Jump to content

Egypt's Mubarak says he won't run for a new term


JDaveG
 Share

Recommended Posts

Egypt's Mubarak says he won't run for a new term

AP

Hosni Mubarak AP – In this image from Egyptian state television aired Tuesday evening Feb 1 2011, Egyptian President Hosni …

By SARAH EL DEEB and HADEEL AL-SHALCHI, Associated Press Sarah El Deeb And Hadeel Al-shalchi, Associated Press – 9 mins ago

CAIRO – Egyptian President Hosni Mubarak said he will not run for a new term in office in September elections, but rejected demands that he step down immediately and leave the country, vowing to die on Egypt's soil, in a television address Tuesday after a dramatic day in which a quarter-million protesters called on him to go.

Mubarak said he would serve out the rest of his term working to ensure a "peaceful transfer of power" and carry out amendments to rules on presidential elections.

But the half-way concession — an end to his rule months down the road — was immediately derided by protesters massed in Cairo's main downtown square.

Watching his speech on a giant TV set up in Tahrir square, protesters booed and waved their shoes over the heads in a sign of contempt. "Go, go, go! We are not leaving until he leaves," they chanted, and one man screamed, "He doesn't want to say it, he doesn't want to say it."

The 82-year-old Mubarak, who has ruled the country for nearly three decades, insisted that his decision not to run had nothing to do with the unprecedented protests that have shaken Egypt the past week. "I tell you in all sincerity, regardless of the current circumstances, I never intended to be a candidate for another term."

"I will work for the final remaining months of the current term to accomplish the necessary steps for the peaceful transfer of power," he said.

Mubarak, a former air force commander, resolutely vowed not to flee the country. "This dear nation .. is where I lived, I fought for it and defended its soil, sovereignty and interests. On its soil I will die. History will judge me like it did others."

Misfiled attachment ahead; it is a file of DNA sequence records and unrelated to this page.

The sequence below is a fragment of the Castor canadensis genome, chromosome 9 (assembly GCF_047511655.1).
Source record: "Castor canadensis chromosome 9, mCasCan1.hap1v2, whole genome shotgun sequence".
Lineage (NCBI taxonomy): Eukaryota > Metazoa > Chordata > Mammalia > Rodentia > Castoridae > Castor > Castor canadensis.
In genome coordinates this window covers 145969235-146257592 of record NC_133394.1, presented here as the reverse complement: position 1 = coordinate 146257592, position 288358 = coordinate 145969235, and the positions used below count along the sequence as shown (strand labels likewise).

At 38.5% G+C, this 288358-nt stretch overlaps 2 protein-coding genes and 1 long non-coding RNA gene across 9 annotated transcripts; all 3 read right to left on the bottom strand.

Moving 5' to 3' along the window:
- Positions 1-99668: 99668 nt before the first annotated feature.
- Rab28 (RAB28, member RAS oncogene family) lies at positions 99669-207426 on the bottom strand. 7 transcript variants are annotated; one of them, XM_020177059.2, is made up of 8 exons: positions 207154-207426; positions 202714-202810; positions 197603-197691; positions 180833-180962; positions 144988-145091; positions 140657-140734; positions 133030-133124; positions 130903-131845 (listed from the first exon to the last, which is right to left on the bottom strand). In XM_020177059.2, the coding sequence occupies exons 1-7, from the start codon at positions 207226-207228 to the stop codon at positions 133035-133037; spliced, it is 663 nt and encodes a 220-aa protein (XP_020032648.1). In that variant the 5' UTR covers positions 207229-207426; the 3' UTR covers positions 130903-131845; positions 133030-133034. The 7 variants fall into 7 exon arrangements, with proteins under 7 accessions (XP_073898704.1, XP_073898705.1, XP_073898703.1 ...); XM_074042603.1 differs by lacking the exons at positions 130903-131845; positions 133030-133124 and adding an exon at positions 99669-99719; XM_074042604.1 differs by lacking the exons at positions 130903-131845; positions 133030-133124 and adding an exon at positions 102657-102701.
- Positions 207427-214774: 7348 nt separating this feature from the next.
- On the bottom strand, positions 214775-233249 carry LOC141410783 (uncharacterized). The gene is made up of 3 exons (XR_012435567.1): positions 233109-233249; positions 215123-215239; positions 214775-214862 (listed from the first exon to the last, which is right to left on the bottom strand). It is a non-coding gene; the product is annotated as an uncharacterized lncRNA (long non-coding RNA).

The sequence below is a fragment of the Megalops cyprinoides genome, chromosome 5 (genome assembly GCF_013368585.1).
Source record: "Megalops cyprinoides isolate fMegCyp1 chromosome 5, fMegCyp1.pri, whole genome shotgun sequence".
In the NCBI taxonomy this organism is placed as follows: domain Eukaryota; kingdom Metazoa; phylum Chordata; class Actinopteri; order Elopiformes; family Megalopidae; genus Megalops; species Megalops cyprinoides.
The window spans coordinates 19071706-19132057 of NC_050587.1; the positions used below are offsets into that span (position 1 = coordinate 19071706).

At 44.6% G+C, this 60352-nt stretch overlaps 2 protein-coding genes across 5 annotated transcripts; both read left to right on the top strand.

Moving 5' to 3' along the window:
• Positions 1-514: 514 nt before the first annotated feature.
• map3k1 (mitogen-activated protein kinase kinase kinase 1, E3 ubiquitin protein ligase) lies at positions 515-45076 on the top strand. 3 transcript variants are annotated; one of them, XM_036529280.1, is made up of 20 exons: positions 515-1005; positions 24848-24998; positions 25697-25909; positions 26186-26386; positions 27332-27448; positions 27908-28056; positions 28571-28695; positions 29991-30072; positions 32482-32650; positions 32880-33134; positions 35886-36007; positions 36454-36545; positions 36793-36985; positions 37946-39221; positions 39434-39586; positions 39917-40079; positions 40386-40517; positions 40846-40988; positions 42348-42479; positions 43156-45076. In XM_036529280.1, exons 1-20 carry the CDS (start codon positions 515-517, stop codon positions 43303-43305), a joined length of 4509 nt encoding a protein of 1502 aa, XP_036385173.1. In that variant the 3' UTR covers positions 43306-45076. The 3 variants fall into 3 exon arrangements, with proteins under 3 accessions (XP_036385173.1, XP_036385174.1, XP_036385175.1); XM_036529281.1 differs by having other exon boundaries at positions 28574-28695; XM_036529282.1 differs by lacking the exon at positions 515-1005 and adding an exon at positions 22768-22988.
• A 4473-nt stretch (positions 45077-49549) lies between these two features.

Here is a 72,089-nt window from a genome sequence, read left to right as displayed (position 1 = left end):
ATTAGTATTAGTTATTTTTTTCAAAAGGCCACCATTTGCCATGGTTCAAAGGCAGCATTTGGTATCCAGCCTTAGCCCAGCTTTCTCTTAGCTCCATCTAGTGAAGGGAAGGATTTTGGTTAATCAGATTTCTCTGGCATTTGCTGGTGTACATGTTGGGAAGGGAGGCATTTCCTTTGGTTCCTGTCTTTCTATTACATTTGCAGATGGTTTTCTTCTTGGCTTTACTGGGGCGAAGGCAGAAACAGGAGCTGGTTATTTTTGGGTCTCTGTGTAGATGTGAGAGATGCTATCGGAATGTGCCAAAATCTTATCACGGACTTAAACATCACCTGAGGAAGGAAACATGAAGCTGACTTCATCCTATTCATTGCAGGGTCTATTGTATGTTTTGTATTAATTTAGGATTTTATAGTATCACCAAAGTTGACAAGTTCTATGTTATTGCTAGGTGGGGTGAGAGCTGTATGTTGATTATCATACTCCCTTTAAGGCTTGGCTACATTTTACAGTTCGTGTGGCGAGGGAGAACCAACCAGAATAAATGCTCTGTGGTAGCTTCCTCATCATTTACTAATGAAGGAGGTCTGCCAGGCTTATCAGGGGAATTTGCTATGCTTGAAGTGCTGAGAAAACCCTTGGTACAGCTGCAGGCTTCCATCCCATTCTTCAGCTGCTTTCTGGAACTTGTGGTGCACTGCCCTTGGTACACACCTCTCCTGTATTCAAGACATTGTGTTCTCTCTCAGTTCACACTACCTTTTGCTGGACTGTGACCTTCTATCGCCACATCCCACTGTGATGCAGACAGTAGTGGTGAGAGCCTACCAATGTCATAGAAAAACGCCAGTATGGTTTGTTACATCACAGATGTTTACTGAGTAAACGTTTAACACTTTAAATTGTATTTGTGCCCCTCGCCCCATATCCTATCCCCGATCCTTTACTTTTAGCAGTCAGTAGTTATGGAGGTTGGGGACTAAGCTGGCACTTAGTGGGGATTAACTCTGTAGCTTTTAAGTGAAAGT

His speech came after a visiting envoy of President Barack Obama told Mubarak that his ally the United States sees his presidency at an end. Frank Wisner, a respected former U.S. ambassador to Egypt who is a friend of the Egyptian president, made clear to Mubarak that the U.S "view that his tenure as president is coming to close," according to an administration official, who spoke on condition of anonymity because of the delicacy of the ongoing diplomacy.

Link to comment
Share on other sites

Its not going to be enough. Nothing short of an immediate resignation will resolve this crisis. The nation is basicly shutdown as it is and the lack of basic needs will pump enriched oxygen into the fuel. He needs to find a suitable substitute until special elections can be held.

Link to comment
Share on other sites

Its not going to be enough. Nothing short of an immediate resignation will resolve this crisis. The nation is basicly shutdown as it is and the lack of basic needs will pump enriched oxygen into the fuel. He needs to find a suitable substitute until special elections can be held.

Perfectly positioned for a military junta followed by a power vacuum for years. When the military doesn't follow the orders of the nations leader, they are always following the orders of someone. I read where a senior Muslim Brotherhood official went on Iranian TV to say that all Egyptians should be prepared for war with Israel.

Link to comment
Share on other sites

Perfectly positioned for a military junta followed by a power vacuum for years. When the military doesn't follow the orders of the nations leader, they are always following the orders of someone. I read where a senior Muslim Brotherhood official went on Iranian TV to say that all Egyptians should be prepared for war with Israel.

If elections arent held ASAP, thats exactly what you will get.

Link to comment
Share on other sites

If elections arent held ASAP, thats exactly what you will get.

Unfortunately, elections won't solve anything but a temporary quelling of emotions. This isn't a focused rebellion, but a general cry of frustration from a hodge podge of constituencies. The real battle is for "what's next?".

Link to comment
Share on other sites

Join the conversation

You can post now and register later. If you have an account, sign in now to post with your account.

Guest
Reply to this topic...

×   Pasted as rich text.   Paste as plain text instead

  Only 75 emoji are allowed.

×   Your link has been automatically embedded.   Display as a link instead

×   Your previous content has been restored.   Clear editor

×   You cannot paste images directly. Upload or insert images from URL.

 Share

×
×
  • Create New...